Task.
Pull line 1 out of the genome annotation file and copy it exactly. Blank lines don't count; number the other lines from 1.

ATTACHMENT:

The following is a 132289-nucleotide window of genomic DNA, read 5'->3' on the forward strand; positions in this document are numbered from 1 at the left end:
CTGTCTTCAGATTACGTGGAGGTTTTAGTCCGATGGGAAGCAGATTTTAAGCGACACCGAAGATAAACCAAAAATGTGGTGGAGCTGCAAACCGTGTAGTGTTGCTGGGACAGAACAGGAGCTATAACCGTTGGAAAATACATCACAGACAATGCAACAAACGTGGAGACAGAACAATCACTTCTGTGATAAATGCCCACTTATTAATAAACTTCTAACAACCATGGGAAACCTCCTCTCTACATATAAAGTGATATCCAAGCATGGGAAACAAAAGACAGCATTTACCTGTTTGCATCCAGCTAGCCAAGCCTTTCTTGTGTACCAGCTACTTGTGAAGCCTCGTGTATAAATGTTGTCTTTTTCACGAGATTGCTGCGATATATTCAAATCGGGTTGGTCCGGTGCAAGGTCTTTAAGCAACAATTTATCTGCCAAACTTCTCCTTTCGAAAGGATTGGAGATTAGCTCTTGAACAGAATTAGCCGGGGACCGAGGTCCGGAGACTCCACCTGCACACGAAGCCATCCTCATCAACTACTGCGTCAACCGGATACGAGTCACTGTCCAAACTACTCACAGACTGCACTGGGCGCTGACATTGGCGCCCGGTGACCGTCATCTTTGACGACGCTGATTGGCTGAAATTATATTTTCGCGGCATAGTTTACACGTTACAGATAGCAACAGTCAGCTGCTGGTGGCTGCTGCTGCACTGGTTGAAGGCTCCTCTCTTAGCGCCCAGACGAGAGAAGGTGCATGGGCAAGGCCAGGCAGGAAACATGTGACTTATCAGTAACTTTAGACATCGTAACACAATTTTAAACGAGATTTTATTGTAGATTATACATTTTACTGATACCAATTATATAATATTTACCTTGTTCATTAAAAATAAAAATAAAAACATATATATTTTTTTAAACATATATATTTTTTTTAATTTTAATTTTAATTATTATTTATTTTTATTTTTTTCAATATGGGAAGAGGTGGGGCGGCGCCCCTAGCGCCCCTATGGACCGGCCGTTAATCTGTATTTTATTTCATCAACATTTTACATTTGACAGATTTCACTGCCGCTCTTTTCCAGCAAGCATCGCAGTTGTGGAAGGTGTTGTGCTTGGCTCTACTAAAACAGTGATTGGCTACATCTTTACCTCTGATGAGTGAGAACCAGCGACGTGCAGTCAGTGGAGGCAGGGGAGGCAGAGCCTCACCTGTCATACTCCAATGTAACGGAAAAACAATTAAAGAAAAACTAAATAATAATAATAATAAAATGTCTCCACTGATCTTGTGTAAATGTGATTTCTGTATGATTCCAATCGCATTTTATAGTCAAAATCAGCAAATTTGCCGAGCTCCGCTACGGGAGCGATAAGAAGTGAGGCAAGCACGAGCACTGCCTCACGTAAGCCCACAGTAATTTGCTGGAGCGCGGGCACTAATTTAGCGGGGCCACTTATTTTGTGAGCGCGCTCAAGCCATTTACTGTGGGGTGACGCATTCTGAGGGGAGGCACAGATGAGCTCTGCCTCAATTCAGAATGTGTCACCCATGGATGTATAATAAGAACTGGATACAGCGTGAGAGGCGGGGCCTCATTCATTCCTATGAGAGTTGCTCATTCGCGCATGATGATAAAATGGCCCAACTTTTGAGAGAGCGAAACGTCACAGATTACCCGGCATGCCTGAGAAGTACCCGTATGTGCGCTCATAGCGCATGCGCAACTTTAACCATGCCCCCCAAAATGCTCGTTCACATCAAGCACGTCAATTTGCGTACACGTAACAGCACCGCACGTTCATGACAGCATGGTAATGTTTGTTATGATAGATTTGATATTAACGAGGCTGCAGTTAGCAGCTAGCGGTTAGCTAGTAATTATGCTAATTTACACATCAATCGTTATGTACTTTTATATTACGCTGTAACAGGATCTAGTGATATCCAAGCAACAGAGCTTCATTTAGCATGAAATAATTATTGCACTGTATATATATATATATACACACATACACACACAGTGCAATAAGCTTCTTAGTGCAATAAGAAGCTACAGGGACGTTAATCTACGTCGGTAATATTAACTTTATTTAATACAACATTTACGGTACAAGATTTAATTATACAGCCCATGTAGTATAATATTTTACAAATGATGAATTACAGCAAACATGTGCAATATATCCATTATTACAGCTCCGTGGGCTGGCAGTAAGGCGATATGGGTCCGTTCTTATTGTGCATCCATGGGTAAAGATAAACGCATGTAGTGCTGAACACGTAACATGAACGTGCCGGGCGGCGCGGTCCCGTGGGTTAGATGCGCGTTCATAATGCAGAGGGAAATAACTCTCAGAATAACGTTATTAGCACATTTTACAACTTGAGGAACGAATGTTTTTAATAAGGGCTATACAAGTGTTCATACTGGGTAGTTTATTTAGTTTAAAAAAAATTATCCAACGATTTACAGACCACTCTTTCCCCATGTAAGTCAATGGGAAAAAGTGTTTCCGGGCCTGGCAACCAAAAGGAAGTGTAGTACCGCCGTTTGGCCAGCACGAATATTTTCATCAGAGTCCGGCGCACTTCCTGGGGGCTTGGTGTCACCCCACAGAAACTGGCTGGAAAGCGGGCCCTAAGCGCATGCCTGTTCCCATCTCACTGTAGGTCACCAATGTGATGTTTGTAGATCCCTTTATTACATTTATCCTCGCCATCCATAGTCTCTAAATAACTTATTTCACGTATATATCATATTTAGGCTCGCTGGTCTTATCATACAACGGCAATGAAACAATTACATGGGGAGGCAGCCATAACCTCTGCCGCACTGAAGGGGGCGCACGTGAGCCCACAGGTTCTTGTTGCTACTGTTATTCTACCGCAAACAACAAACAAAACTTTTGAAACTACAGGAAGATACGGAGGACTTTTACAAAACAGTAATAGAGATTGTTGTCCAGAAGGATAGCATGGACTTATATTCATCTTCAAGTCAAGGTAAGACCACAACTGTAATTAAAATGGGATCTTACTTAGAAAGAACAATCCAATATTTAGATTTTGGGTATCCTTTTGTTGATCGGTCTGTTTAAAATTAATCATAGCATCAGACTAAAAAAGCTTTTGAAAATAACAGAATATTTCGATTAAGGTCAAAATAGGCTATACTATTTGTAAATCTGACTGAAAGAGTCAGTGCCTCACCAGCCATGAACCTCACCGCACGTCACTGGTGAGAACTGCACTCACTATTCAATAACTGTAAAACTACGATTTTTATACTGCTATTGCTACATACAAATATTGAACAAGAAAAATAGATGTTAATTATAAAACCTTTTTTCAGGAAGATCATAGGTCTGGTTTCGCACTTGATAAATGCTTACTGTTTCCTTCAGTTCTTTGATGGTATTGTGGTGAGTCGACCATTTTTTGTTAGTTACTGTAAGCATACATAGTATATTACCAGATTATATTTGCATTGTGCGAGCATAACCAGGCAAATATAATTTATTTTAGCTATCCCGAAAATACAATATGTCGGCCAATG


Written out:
The following is a 132289-nucleotide window of genomic DNA, read 5'->3' on the forward strand; positions in this document are numbered from 1 at the left end: